Music was and is an essential part of daily life in Hungary.

Sir Georg Solti

Talent in itself is not enough


The globally recognised violinist Salvatore Accardo visited the Liszt Academy twice this year: most recently, this autumn, last as leader of the Quartetto Accardo, while some weeks earlier he was here as chair of the jury at the Bartók World Competition and Festival. As one the most celebrated violin virtuosos of our time – and someone considered to be the most authentic interpreter of Niccoló Paganini’s works – Maestro Accardo has been a professor of music for several decades. He holds the opinion that today’s young musicians are in a much more difficult position than their predecessors should they plan to pursue a career in music.

“I have been teaching for quite some time, and I can assure you that, in my own music career, it is not the concerts or the stage that is closest to my heart, but teaching. I love working with my students. Over the years, I have had hundreds of them from all over the world. I find teaching a fantastic thing, I am simply captivated by it. During the instruction process, it is not only the student who is enriched but also the teacher himself. In the education of the young generation, you must approach those different talents in different ways. The collaboration of the student and the teacher is a miracle.”


Photo: Liszt Academy / Zoltán Tuba


“There is a vast array of talented young musicians today. Indeed, there are many more fantastic young violinists presently than there were in my youth. The current number of Asian students is remarkable; they are almost all outstanding young musicians, and whichever country of the world they come from, they play their instruments wonderfully, perfectly in a technical sense. The youth of today must be instructed with a different approach and according to different criteria.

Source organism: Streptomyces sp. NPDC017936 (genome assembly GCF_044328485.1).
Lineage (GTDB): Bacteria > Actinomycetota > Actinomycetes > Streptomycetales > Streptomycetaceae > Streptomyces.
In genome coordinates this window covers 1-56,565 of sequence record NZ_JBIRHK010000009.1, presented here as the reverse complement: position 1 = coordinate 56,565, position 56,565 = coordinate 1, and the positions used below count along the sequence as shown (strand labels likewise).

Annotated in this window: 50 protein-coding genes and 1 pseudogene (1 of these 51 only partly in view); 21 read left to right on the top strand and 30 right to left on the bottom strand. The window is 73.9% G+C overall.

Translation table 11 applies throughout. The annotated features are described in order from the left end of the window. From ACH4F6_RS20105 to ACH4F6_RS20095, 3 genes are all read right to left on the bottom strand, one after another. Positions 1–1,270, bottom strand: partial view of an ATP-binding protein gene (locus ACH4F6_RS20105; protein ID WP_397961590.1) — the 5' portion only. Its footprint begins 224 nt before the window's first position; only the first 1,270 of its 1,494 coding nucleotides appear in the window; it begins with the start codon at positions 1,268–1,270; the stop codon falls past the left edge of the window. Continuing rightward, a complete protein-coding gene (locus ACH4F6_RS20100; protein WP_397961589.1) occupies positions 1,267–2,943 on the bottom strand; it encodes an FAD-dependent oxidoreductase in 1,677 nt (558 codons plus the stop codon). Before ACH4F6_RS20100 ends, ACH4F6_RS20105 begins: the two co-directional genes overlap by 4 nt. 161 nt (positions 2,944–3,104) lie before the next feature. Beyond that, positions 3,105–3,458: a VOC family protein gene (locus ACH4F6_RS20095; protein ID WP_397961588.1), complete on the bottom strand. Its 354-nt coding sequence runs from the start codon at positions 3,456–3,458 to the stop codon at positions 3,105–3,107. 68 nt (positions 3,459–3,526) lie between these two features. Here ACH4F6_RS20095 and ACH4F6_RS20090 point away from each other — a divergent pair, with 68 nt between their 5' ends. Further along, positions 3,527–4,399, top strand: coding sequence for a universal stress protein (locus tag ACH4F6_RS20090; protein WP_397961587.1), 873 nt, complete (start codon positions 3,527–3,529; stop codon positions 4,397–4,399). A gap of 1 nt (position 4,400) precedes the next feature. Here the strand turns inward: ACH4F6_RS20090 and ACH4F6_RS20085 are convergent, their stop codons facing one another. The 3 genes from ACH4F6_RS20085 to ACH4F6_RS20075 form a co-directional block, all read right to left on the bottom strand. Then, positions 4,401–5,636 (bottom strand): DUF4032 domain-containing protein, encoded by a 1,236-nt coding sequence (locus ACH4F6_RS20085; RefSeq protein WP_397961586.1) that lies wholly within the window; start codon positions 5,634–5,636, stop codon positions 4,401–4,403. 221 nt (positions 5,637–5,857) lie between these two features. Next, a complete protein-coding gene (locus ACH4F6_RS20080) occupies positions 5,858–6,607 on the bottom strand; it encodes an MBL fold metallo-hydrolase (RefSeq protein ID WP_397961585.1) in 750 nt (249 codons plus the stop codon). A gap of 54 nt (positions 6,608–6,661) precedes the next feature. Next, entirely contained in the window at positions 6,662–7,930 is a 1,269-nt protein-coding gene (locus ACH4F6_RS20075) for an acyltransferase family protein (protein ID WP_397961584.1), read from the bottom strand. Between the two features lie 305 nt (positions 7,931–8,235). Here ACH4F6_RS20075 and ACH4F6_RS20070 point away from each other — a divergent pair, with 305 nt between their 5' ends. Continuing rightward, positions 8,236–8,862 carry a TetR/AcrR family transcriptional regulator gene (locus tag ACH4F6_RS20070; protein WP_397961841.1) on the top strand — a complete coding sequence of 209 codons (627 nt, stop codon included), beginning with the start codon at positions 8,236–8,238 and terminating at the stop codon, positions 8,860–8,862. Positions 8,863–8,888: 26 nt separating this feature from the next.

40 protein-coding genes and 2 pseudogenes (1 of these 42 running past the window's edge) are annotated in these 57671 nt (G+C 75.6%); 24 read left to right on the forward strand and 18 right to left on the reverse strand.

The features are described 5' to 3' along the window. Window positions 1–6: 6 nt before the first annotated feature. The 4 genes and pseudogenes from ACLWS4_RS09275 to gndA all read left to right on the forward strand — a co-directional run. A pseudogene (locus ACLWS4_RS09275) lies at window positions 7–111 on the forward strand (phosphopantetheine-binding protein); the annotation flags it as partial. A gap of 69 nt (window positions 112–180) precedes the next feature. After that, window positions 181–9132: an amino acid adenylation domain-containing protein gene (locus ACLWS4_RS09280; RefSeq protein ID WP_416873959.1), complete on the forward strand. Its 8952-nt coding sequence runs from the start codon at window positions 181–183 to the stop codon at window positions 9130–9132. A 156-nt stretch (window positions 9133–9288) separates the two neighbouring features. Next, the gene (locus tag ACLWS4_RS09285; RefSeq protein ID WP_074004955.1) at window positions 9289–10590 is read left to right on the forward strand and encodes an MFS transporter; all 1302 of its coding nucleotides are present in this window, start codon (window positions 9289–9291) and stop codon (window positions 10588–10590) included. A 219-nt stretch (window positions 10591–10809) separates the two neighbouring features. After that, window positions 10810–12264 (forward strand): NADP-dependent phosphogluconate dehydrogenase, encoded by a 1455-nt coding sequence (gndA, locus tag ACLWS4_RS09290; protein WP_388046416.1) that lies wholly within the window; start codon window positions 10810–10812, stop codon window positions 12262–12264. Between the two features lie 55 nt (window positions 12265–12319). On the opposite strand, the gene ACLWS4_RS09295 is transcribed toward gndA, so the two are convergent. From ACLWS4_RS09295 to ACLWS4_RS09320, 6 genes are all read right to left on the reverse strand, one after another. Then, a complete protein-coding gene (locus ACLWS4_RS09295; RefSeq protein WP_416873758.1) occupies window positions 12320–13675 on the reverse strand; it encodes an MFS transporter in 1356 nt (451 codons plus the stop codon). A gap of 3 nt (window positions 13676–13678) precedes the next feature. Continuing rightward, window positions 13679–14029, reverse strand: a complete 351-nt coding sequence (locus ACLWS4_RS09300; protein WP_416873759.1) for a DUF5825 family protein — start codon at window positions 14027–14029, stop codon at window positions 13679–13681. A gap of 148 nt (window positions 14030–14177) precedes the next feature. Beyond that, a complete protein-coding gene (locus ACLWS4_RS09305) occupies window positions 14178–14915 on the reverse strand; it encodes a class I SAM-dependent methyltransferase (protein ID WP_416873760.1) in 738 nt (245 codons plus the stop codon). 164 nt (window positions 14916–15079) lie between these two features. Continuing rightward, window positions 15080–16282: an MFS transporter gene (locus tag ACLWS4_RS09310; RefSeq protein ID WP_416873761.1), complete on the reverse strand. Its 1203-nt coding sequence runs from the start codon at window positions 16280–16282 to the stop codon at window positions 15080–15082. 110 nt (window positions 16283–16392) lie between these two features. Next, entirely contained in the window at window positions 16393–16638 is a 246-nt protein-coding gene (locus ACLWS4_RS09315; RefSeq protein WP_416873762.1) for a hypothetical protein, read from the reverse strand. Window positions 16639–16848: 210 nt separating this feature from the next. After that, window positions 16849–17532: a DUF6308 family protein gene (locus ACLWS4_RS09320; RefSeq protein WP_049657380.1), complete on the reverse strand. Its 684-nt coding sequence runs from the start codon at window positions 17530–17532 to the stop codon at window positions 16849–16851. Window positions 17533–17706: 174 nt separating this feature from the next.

“The technical skills and aptitude of young musicians today enable them to play a repertoire at a much higher level than their predecessors of twenty or twenty-five years ago. However, these skilled musicians must learn that playing an instrument well and performing a piece with faultless technique does not necessarily mean making music; music is different, music is more: it requires a soul. I recall talking about this issue with my friend David Oistrakh. He also told me about his own conviction: ‘You know, I think technique is crucial but it is just as crucial to forget about it. In fact, if we concentrate on technique, we don’t complement nor put anything extra into the music. Clearly, technique is essential, if only for making the instrument actually sound. But this is too little. Understanding and learning this truth is one of the most essential responsibilities for the talented youth of our time.’”

Maestro Accardo, the Head of Jury at the first Bartók World Competition, agrees with those who proclaim that generations Y and Z, who we might call ‘the digital generation’, live according to a new value system; they receive external stimuli in different ways because of a completely altered, post-modern environment. He believes that this equally applies to musicians. “As I see it, the digital generation is hardly, or not at all, familiar with the culture of sound. I am convinced that that today’s youth doesn’t listen to music in the right way. Mp3, the audio coding format currently used, is a highly compressed digital format; however, this compression is not good for the sounds. Thus, if someone listens to music in mp3 format, they hear something else than what we used to hear and listen to. This digital sound is less full, so even if we talk about the same work, the same concert, we cannot possibly mean the same thing, for compression inevitably brings about a loss in sound quality. When my friends and I listened to music on vinyl records, we were part of a much warmer, fuller musical experience, which – with time and with the advent of digitalisation – has become more meagre and poorer.”